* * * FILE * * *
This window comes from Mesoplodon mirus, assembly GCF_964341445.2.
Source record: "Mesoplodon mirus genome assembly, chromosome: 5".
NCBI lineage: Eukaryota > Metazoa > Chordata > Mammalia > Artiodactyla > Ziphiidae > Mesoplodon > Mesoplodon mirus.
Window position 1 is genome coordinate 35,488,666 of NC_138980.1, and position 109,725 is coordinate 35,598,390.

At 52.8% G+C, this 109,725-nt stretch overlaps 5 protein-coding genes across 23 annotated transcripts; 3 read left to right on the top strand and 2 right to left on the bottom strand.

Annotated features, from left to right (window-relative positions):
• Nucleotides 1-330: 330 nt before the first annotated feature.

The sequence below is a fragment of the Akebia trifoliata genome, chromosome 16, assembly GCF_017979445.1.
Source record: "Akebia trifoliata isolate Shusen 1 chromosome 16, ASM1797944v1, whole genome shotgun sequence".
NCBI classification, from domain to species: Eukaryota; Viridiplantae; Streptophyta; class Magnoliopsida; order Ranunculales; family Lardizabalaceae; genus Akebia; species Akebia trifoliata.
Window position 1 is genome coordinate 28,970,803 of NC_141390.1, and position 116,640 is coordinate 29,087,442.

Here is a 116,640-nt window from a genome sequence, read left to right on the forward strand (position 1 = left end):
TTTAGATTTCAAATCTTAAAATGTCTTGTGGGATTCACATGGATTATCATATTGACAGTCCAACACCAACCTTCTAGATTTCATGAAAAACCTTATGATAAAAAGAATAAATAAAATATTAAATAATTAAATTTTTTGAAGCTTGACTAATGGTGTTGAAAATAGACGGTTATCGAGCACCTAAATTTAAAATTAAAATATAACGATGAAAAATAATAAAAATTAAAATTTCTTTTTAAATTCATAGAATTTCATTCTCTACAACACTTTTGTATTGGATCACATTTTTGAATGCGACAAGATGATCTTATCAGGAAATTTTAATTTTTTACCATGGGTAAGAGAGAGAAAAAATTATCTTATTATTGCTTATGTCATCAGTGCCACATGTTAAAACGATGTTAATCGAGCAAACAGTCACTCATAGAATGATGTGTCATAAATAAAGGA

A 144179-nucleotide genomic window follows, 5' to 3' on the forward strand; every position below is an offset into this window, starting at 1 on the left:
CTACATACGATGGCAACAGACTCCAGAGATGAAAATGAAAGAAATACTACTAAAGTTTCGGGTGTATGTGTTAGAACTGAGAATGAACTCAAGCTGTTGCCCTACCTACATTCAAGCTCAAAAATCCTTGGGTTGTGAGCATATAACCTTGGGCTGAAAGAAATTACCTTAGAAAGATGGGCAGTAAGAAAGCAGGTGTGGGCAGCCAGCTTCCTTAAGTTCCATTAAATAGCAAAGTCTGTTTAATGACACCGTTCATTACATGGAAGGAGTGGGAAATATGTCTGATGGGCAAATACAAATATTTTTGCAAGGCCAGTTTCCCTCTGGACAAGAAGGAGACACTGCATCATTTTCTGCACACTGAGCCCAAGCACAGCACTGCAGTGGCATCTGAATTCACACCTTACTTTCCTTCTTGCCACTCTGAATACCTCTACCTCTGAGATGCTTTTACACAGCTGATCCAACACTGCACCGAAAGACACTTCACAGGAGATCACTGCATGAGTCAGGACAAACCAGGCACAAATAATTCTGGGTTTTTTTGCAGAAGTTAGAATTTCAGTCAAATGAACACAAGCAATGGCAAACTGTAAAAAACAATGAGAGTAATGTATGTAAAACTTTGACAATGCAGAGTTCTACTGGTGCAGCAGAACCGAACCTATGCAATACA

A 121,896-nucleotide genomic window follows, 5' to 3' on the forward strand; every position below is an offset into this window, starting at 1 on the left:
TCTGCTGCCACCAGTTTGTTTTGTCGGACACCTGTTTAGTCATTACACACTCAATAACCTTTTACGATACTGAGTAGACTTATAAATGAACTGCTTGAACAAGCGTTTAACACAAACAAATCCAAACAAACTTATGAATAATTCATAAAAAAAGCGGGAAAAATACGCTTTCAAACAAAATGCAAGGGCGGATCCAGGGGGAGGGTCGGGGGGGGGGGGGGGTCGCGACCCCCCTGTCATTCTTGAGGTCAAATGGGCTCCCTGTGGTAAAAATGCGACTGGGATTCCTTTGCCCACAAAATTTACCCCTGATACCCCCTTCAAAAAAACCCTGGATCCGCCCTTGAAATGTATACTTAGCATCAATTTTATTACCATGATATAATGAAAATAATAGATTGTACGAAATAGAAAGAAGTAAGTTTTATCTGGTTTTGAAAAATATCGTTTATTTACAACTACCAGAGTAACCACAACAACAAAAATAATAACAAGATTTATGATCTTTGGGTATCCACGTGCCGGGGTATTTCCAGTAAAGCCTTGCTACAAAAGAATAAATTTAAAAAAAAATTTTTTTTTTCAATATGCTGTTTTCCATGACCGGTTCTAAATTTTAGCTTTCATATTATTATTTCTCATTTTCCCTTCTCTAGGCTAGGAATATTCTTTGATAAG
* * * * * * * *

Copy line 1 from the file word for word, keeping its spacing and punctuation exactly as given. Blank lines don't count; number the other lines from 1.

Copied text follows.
This window comes from Mesoplodon mirus, assembly GCF_964341445.2.